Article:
- State the order of the given ordinary differential equation and determine whether it is linear or non-linear. Look at problems 1.1.1-8.
- Verify that the indicated family of functions is a solution of the differential equation. Look at problems 1.1.21-24.
- Given the general solution and initial conditions to a differential equation, find the solution to the initial value problem. Look at problems 1.2.1-14.
- Given the graph of the solution to a differential equation, determine which set of initial conditions was used. Look at problems 1.2.35-38. Multiple choice.
- Given a direction field, sketch a solution curve that passes through the indicated point. Look at problems 2.1.1-4.
- Given a graph of several solution curves to an autonomous differential equation, identify the critical points, create a phase portrait, and classify each critical point as an attractor, repeller, or semi-stable. Finally, write an equation that could have the solutions shown. Look at problems 2.1.21-28 and figure 2.6.
- Solve the differential equation using separation of variables. Look at problems 2.2.1-22.
- Solve the differential equation using the intergrating factor. Look at problems 2.3.31-24.
- Verify that the differential equation is exact and then solve it. Look at problems 2.4.1-20.
- The graph of a series circuit is shown. Setup and solve the differential equation. Look at problems 3.1.27 and 3.1.29 and example 6 in section 3.1. Be sure you know formulas 7 and 8 in section 3.1.
- Solve the differential equation by making an appropriate substitution. Look at problems 2.5.1-10.
- Solve the Bernoulli equation by making an appropriate substitution. Look at problems 2.5.15-20.
- Solve the differential equation by making an appropriate substitution. Look at problems 2.5.23-28.
- Write a differential equation to model the described situation. Do not solve the differential equations, only set them up. Two parts. Look at problems 1.3.1-15

There is a take home exam for the problems in chapter 3. These problems are due the day of the in-class exam. Each problem is worth 5 points.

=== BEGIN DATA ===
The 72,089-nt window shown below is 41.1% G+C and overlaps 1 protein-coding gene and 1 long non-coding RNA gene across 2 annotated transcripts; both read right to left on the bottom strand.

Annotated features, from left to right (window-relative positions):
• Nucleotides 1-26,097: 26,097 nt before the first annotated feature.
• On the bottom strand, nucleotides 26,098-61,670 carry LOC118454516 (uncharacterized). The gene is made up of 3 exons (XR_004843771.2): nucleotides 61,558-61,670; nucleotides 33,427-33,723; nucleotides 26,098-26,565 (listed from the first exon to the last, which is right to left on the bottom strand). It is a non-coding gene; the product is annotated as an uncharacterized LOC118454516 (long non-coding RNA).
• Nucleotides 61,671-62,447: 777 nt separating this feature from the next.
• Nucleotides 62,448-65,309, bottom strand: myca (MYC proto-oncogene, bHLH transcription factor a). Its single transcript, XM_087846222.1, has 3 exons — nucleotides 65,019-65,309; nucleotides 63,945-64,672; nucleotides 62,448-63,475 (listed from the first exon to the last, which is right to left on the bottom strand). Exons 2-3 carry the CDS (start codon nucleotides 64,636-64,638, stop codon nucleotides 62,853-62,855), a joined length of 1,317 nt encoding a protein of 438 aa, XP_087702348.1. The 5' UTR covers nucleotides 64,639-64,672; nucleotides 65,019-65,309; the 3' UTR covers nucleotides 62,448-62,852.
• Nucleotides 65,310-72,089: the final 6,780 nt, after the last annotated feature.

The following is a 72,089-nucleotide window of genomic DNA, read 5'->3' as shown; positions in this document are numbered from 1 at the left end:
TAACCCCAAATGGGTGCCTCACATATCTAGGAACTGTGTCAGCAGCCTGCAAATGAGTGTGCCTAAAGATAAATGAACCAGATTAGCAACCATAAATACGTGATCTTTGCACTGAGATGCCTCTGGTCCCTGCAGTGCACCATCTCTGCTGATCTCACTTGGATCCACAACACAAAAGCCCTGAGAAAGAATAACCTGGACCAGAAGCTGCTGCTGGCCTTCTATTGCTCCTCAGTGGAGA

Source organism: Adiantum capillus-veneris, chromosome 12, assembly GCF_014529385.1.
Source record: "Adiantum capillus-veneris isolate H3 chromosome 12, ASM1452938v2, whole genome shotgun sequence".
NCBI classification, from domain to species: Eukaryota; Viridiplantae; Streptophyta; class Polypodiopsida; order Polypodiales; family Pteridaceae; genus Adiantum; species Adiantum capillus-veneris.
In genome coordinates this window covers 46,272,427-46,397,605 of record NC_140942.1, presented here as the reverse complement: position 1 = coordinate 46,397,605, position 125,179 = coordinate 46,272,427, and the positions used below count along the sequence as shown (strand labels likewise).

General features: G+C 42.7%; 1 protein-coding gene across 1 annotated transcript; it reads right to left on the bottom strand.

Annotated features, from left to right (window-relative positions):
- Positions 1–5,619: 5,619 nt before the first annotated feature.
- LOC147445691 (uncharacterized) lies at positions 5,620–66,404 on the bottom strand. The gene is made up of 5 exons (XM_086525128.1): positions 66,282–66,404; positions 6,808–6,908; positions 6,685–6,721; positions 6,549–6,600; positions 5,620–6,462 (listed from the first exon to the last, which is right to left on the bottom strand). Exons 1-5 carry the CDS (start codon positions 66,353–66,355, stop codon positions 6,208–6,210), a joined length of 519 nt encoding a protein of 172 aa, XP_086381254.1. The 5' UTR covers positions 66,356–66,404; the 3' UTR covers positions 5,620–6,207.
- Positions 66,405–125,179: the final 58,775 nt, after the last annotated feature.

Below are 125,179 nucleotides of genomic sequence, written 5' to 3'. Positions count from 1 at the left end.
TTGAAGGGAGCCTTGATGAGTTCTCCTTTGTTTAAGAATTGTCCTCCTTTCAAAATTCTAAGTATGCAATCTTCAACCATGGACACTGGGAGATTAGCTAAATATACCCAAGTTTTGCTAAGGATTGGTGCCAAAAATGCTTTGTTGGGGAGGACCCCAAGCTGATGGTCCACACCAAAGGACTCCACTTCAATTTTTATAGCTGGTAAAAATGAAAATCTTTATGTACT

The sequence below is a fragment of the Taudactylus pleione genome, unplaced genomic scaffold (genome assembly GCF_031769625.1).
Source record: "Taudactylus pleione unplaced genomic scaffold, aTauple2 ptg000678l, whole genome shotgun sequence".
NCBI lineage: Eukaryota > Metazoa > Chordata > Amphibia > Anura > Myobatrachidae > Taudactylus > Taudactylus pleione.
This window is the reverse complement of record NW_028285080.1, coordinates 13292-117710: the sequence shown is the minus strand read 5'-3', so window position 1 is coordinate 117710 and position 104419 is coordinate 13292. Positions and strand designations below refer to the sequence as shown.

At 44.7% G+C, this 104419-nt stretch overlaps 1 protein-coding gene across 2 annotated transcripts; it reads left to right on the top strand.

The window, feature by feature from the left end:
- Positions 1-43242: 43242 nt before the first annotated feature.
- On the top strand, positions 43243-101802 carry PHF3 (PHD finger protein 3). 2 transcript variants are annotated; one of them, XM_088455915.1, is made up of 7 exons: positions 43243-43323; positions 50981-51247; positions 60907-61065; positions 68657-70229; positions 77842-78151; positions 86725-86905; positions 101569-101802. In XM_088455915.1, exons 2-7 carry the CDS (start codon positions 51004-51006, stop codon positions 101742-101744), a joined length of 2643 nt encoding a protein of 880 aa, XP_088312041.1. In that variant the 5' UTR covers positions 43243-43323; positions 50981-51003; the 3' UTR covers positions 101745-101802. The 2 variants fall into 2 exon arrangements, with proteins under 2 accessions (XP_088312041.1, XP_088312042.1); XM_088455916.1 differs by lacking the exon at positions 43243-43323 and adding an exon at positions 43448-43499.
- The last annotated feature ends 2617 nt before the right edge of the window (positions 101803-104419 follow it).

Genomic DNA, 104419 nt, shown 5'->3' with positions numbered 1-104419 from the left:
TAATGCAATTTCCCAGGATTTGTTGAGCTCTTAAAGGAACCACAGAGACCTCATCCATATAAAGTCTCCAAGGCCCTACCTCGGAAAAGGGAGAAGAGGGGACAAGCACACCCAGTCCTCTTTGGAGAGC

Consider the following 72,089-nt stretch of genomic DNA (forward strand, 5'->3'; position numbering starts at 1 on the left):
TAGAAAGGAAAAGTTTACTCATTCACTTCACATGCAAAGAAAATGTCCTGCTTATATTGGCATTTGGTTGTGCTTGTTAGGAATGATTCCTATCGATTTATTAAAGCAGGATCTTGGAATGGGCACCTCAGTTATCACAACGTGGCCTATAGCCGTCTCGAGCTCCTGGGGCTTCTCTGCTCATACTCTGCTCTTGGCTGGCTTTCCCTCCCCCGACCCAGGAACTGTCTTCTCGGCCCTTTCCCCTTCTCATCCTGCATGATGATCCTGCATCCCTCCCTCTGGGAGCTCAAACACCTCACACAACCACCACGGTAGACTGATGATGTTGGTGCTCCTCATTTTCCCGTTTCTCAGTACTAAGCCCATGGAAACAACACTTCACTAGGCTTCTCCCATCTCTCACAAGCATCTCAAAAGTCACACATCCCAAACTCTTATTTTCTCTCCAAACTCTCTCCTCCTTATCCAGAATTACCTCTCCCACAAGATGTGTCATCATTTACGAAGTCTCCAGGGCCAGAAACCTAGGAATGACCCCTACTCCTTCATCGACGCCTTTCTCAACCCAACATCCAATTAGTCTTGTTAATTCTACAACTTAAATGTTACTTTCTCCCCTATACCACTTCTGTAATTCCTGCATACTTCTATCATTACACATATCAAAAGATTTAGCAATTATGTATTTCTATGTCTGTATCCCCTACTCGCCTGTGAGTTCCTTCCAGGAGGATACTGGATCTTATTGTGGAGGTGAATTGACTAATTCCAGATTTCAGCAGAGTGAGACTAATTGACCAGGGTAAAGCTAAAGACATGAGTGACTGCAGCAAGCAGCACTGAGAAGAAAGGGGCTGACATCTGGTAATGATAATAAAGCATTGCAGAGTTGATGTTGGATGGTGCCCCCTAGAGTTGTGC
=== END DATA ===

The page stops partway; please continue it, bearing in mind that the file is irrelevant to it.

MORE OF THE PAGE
- Problem 3.1.12
- Problem 3.1.18
- Problem 3.1.36
- Problem 3.2.4
- Problem 3.2.24
- Problem 3.3.6

- You may have a note card with certain formulas on it. These cards may not
have worked out examples. Here are the formulas you may have.
- For section 2.5, you may write out the substitution formulas and when
they are appropriate. For example, for homogeneous equations, you might
write something like "A
first-order DE in differential form is said to be homogeneous if both
functions M
and N
are homogeneous equations of the same degree. A homogeneous function
means f(tx,ty) = t
^{n}f(x,y) for some power of n. For a homogeneous DE in this form, use the substitution y=ux or x=vy". - For section 2.5, you should also write down the setup and subsitutions for Bernoulli equations and equations of the form dy/dx = f(Ax+By+C)
- You may write down the formulas for the voltage drops across an inductor, resistor, and capacitor as well as the relationship between current and charge.

- For section 2.5, you may write out the substitution formulas and when
they are appropriate. For example, for homogeneous equations, you might
write something like "A
first-order DE in differential form is said to be homogeneous if both
functions M
and N
are homogeneous equations of the same degree. A homogeneous function
means f(tx,ty) = t
- There is a take home exam worth 30 points. It is due the day of the in-class exam.

# | 1 | 2 | 3 | 4 | 5 | 6 | 7 | 8 | 9 | 10 | 11 | 12 | 13 | 14 | Total |
---|---|---|---|---|---|---|---|---|---|---|---|---|---|---|---|

Pts | 3 | 3 | 3 | 3 | 4 | 6 | 6 | 6 | 6 | 6 | 6 | 6 | 6 | 6 | 70 |